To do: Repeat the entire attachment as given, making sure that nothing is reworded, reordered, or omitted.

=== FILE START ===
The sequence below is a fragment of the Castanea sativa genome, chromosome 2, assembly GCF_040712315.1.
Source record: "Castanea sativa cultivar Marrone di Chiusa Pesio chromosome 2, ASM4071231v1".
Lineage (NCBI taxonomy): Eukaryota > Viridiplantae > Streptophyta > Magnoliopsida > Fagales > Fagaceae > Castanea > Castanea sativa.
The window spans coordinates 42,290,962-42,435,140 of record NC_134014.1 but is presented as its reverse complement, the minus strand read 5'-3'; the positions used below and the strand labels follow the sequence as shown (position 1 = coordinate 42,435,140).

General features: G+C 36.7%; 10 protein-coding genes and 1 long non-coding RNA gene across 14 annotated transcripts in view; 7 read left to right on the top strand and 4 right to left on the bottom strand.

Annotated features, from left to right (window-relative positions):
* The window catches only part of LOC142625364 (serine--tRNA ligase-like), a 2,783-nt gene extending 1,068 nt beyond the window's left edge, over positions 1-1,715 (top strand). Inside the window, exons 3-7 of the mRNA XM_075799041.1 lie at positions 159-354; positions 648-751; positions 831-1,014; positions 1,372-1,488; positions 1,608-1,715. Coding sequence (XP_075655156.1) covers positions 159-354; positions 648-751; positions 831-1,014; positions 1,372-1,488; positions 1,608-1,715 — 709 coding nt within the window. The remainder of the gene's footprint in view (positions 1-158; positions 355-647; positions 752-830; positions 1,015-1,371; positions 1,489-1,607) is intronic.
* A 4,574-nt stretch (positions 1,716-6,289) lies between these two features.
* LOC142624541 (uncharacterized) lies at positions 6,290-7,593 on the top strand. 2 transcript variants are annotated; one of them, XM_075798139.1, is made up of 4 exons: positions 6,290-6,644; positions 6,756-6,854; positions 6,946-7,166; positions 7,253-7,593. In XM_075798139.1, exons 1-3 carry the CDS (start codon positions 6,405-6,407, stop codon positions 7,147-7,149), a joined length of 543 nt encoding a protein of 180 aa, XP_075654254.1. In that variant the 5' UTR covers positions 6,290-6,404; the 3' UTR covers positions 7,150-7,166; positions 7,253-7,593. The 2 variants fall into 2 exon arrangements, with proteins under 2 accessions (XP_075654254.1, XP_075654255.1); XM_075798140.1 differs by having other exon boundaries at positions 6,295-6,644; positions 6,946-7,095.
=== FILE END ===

The sequence below is a fragment of the Castanea sativa genome, chromosome 2, assembly GCF_040712315.1.
Source record: "Castanea sativa cultivar Marrone di Chiusa Pesio chromosome 2, ASM4071231v1".
Lineage (NCBI taxonomy): Eukaryota > Viridiplantae > Streptophyta > Magnoliopsida > Fagales > Fagaceae > Castanea > Castanea sativa.
The window spans coordinates 42,290,962-42,435,140 of record NC_134014.1 but is presented as its reverse complement, the minus strand read 5'-3'; the positions used below and the strand labels follow the sequence as shown (position 1 = coordinate 42,435,140).

General features: G+C 36.7%; 10 protein-coding genes and 1 long non-coding RNA gene across 14 annotated transcripts in view; 7 read left to right on the top strand and 4 right to left on the bottom strand.

Annotated features, from left to right (window-relative positions):
* The window catches only part of LOC142625364 (serine--tRNA ligase-like), a 2,783-nt gene extending 1,068 nt beyond the window's left edge, over positions 1-1,715 (top strand). Inside the window, exons 3-7 of the mRNA XM_075799041.1 lie at positions 159-354; positions 648-751; positions 831-1,014; positions 1,372-1,488; positions 1,608-1,715. Coding sequence (XP_075655156.1) covers positions 159-354; positions 648-751; positions 831-1,014; positions 1,372-1,488; positions 1,608-1,715 — 709 coding nt within the window. The remainder of the gene's footprint in view (positions 1-158; positions 355-647; positions 752-830; positions 1,015-1,371; positions 1,489-1,607) is intronic.
* A 4,574-nt stretch (positions 1,716-6,289) lies between these two features.
* LOC142624541 (uncharacterized) lies at positions 6,290-7,593 on the top strand. 2 transcript variants are annotated; one of them, XM_075798139.1, is made up of 4 exons: positions 6,290-6,644; positions 6,756-6,854; positions 6,946-7,166; positions 7,253-7,593. In XM_075798139.1, exons 1-3 carry the CDS (start codon positions 6,405-6,407, stop codon positions 7,147-7,149), a joined length of 543 nt encoding a protein of 180 aa, XP_075654254.1. In that variant the 5' UTR covers positions 6,290-6,404; the 3' UTR covers positions 7,150-7,166; positions 7,253-7,593. The 2 variants fall into 2 exon arrangements, with proteins under 2 accessions (XP_075654254.1, XP_075654255.1); XM_075798140.1 differs by having other exon boundaries at positions 6,295-6,644; positions 6,946-7,095.